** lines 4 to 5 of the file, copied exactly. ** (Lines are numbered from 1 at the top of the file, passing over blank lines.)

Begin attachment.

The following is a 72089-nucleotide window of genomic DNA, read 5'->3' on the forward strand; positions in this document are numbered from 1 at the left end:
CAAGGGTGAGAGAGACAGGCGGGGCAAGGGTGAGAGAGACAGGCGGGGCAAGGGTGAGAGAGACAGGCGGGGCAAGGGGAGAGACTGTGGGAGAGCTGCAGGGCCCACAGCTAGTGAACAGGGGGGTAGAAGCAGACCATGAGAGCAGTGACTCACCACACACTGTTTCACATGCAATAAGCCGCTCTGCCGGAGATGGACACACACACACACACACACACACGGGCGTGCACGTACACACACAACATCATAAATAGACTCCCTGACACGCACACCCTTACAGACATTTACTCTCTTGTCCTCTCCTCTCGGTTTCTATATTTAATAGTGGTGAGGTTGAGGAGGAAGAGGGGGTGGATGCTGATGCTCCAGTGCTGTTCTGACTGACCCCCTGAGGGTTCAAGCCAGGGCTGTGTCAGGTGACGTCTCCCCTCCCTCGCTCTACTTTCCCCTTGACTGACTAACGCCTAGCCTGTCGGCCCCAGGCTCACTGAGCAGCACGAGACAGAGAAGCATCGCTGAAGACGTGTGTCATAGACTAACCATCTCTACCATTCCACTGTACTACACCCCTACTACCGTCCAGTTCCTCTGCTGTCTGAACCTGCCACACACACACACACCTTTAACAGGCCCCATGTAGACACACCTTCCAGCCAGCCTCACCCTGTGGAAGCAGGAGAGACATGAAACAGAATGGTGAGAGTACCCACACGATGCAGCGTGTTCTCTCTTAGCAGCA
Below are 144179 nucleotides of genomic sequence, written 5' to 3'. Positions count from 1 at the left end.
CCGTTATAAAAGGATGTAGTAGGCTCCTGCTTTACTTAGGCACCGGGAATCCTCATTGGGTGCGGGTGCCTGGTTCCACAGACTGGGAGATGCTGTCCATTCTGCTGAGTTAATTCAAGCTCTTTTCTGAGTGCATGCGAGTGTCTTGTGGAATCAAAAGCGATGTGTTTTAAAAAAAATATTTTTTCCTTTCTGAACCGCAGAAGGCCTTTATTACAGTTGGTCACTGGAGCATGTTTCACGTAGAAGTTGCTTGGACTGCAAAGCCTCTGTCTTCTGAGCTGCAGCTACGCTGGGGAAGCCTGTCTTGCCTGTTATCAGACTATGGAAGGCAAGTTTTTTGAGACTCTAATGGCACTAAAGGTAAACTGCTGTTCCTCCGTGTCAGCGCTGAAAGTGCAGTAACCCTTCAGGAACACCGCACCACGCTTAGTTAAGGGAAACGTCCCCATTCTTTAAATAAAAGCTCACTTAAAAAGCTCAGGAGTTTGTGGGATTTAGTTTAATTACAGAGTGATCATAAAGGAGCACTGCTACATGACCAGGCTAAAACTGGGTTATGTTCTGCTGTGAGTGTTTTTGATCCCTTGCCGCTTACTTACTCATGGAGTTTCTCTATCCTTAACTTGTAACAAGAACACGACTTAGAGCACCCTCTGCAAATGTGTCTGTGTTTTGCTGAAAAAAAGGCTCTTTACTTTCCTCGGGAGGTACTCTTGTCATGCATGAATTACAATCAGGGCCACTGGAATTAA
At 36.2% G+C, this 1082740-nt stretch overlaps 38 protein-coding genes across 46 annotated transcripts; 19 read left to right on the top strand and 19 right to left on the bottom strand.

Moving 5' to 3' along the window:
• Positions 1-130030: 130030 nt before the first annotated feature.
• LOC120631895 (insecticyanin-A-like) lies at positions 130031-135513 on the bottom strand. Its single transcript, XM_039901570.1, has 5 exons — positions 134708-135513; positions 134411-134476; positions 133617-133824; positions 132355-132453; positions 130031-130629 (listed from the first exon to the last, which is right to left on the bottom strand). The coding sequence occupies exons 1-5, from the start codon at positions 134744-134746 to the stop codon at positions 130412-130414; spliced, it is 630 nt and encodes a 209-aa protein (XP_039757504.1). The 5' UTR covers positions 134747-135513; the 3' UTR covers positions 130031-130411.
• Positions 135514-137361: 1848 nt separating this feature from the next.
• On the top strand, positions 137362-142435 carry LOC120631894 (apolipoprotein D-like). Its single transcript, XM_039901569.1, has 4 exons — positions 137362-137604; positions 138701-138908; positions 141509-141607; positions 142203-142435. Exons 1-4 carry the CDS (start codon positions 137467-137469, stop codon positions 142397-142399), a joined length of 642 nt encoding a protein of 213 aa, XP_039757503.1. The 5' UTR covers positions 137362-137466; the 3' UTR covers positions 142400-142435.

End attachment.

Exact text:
CCGTTATAAAAGGATGTAGTAGGCTCCTGCTTTACTTAGGCACCGGGAATCCTCATTGGGTGCGGGTGCCTGGTTCCACAGACTGGGAGATGCTGTCCATTCTGCTGAGTTAATTCAAGCTCTTTTCTGAGTGCATGCGAGTGTCTTGTGGAATCAAAAGCGATGTGTTTTAAAAAAAATATTTTTTCCTTTCTGAACCGCAGAAGGCCTTTATTACAGTTGGTCACTGGAGCATGTTTCACGTAGAAGTTGCTTGGACTGCAAAGCCTCTGTCTTCTGAGCTGCAGCTACGCTGGGGAAGCCTGTCTTGCCTGTTATCAGACTATGGAAGGCAAGTTTTTTGAGACTCTAATGGCACTAAAGGTAAACTGCTGTTCCTCCGTGTCAGCGCTGAAAGTGCAGTAACCCTTCAGGAACACCGCACCACGCTTAGTTAAGGGAAACGTCCCCATTCTTTAAATAAAAGCTCACTTAAAAAGCTCAGGAGTTTGTGGGATTTAGTTTAATTACAGAGTGATCATAAAGGAGCACTGCTACATGACCAGGCTAAAACTGGGTTATGTTCTGCTGTGAGTGTTTTTGATCCCTTGCCGCTTACTTACTCATGGAGTTTCTCTATCCTTAACTTGTAACAAGAACACGACTTAGAGCACCCTCTGCAAATGTGTCTGTGTTTTGCTGAAAAAAAGGCTCTTTACTTTCCTCGGGAGGTACTCTTGTCATGCATGAATTACAATCAGGGCCACTGGAATTAA
At 36.2% G+C, this 1082740-nt stretch overlaps 38 protein-coding genes across 46 annotated transcripts; 19 read left to right on the top strand and 19 right to left on the bottom strand.